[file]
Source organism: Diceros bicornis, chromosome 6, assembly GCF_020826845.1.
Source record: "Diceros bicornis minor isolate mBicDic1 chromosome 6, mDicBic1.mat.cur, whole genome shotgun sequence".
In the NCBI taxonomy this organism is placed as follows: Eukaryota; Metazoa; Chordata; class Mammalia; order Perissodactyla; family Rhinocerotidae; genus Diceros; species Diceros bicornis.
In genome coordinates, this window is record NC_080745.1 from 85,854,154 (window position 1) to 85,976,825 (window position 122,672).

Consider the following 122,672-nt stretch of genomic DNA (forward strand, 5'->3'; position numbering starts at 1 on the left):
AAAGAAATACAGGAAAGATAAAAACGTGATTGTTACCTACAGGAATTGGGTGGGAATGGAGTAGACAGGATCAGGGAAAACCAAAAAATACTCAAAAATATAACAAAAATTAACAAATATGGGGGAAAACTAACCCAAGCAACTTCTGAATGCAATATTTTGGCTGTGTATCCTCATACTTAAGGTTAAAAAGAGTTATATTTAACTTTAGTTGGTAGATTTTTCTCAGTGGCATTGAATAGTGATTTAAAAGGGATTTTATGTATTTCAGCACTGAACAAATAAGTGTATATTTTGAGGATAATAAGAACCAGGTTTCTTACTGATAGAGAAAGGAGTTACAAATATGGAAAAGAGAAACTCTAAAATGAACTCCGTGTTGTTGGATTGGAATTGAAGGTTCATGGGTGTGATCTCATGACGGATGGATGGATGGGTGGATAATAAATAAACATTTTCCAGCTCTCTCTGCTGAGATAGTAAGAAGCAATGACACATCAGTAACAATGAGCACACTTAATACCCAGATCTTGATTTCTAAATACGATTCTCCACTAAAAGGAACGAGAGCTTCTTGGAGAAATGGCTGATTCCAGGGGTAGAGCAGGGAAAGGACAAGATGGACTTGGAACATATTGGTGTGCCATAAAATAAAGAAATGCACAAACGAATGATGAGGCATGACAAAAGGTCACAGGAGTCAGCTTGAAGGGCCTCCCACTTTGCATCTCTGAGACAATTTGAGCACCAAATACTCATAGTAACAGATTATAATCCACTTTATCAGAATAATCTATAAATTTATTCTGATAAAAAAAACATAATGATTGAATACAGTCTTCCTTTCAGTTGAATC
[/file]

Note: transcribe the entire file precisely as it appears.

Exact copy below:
Source organism: Diceros bicornis, chromosome 6, assembly GCF_020826845.1.
Source record: "Diceros bicornis minor isolate mBicDic1 chromosome 6, mDicBic1.mat.cur, whole genome shotgun sequence".
In the NCBI taxonomy this organism is placed as follows: Eukaryota; Metazoa; Chordata; class Mammalia; order Perissodactyla; family Rhinocerotidae; genus Diceros; species Diceros bicornis.
In genome coordinates, this window is record NC_080745.1 from 85,854,154 (window position 1) to 85,976,825 (window position 122,672).

Consider the following 122,672-nt stretch of genomic DNA (forward strand, 5'->3'; position numbering starts at 1 on the left):
AAAGAAATACAGGAAAGATAAAAACGTGATTGTTACCTACAGGAATTGGGTGGGAATGGAGTAGACAGGATCAGGGAAAACCAAAAAATACTCAAAAATATAACAAAAATTAACAAATATGGGGGAAAACTAACCCAAGCAACTTCTGAATGCAATATTTTGGCTGTGTATCCTCATACTTAAGGTTAAAAAGAGTTATATTTAACTTTAGTTGGTAGATTTTTCTCAGTGGCATTGAATAGTGATTTAAAAGGGATTTTATGTATTTCAGCACTGAACAAATAAGTGTATATTTTGAGGATAATAAGAACCAGGTTTCTTACTGATAGAGAAAGGAGTTACAAATATGGAAAAGAGAAACTCTAAAATGAACTCCGTGTTGTTGGATTGGAATTGAAGGTTCATGGGTGTGATCTCATGACGGATGGATGGATGGGTGGATAATAAATAAACATTTTCCAGCTCTCTCTGCTGAGATAGTAAGAAGCAATGACACATCAGTAACAATGAGCACACTTAATACCCAGATCTTGATTTCTAAATACGATTCTCCACTAAAAGGAACGAGAGCTTCTTGGAGAAATGGCTGATTCCAGGGGTAGAGCAGGGAAAGGACAAGATGGACTTGGAACATATTGGTGTGCCATAAAATAAAGAAATGCACAAACGAATGATGAGGCATGACAAAAGGTCACAGGAGTCAGCTTGAAGGGCCTCCCACTTTGCATCTCTGAGACAATTTGAGCACCAAATACTCATAGTAACAGATTATAATCCACTTTATCAGAATAATCTATAAATTTATTCTGATAAAAAAAACATAATGATTGAATACAGTCTTCCTTTCAGTTGAATC